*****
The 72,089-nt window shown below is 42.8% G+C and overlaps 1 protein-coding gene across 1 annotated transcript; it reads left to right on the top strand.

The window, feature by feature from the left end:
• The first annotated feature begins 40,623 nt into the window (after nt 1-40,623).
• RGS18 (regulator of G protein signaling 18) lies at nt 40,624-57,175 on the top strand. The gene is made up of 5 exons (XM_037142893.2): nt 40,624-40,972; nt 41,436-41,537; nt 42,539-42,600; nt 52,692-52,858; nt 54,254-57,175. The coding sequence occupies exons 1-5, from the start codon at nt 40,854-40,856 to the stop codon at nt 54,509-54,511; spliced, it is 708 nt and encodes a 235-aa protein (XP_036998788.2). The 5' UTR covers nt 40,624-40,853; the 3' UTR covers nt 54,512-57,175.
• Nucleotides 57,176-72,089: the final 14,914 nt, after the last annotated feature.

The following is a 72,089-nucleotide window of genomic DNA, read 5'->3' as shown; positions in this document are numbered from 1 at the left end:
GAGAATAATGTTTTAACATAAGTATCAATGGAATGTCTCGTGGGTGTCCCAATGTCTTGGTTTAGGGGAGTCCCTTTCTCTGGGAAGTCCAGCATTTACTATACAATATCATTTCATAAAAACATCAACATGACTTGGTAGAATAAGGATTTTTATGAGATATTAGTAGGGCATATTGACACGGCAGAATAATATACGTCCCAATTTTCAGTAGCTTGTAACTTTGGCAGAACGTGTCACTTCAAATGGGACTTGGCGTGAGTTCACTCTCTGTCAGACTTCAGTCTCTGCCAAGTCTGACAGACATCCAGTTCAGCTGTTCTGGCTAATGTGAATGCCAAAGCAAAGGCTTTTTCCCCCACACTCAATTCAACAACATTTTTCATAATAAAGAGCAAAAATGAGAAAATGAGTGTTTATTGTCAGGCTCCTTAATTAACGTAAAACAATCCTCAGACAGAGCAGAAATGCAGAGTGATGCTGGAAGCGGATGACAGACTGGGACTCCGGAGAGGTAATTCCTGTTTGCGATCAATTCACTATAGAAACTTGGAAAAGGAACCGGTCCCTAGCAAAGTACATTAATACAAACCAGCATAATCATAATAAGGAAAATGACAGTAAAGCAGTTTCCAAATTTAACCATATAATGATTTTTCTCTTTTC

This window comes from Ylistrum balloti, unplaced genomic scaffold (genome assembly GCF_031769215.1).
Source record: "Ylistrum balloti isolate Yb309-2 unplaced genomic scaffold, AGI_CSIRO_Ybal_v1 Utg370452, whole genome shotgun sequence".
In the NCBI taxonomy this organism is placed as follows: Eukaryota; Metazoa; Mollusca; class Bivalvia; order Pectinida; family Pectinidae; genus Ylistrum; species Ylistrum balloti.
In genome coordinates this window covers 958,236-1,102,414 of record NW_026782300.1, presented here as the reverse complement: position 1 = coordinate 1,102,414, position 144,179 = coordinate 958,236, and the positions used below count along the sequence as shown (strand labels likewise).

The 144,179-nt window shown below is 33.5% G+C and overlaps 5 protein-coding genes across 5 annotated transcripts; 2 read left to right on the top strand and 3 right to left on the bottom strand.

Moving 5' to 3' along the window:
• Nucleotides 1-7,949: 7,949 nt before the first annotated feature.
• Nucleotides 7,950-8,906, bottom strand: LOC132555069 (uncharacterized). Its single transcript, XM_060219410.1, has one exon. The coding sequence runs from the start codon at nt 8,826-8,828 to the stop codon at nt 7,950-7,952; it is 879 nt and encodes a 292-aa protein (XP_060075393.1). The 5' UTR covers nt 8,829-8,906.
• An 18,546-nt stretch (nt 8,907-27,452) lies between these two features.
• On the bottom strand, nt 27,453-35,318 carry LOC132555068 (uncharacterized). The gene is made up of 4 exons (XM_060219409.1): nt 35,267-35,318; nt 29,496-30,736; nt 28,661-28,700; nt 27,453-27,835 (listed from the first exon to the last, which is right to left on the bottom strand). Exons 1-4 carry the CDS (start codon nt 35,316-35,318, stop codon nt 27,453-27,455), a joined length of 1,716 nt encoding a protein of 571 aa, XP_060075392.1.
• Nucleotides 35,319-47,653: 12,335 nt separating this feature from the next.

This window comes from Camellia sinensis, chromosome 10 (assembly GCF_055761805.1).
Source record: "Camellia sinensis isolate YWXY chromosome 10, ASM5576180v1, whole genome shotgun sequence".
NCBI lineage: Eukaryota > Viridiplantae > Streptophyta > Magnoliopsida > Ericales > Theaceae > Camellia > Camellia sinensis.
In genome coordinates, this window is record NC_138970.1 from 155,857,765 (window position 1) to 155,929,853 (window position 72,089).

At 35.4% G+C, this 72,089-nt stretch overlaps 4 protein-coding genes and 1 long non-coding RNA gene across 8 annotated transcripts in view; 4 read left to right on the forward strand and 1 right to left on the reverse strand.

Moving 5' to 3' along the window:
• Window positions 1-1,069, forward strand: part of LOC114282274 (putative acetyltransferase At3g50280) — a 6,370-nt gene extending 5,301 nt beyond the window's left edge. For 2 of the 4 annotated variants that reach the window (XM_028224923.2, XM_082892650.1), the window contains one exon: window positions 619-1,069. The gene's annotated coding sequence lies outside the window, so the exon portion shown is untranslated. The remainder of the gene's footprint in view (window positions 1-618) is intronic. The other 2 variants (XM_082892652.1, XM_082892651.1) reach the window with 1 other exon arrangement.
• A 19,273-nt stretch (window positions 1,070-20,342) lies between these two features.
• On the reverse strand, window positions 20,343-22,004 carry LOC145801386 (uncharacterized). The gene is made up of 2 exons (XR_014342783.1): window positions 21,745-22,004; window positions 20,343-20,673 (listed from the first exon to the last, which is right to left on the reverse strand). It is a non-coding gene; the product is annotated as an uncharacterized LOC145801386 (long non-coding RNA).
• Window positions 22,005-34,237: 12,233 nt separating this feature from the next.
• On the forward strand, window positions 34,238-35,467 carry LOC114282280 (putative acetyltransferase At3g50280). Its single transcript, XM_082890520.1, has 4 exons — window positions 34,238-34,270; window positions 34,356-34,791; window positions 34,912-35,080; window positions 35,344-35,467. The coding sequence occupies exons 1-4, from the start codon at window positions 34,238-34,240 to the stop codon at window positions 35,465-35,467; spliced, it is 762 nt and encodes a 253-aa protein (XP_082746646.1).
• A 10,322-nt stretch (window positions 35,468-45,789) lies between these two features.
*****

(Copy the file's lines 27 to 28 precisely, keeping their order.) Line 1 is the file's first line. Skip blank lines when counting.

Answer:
• On the reverse strand, window positions 20,343-22,004 carry LOC145801386 (uncharacterized). The gene is made up of 2 exons (XR_014342783.1): window positions 21,745-22,004; window positions 20,343-20,673 (listed from the first exon to the last, which is right to left on the reverse strand). It is a non-coding gene; the product is annotated as an uncharacterized LOC145801386 (long non-coding RNA).
• Window positions 22,005-34,237: 12,233 nt separating this feature from the next.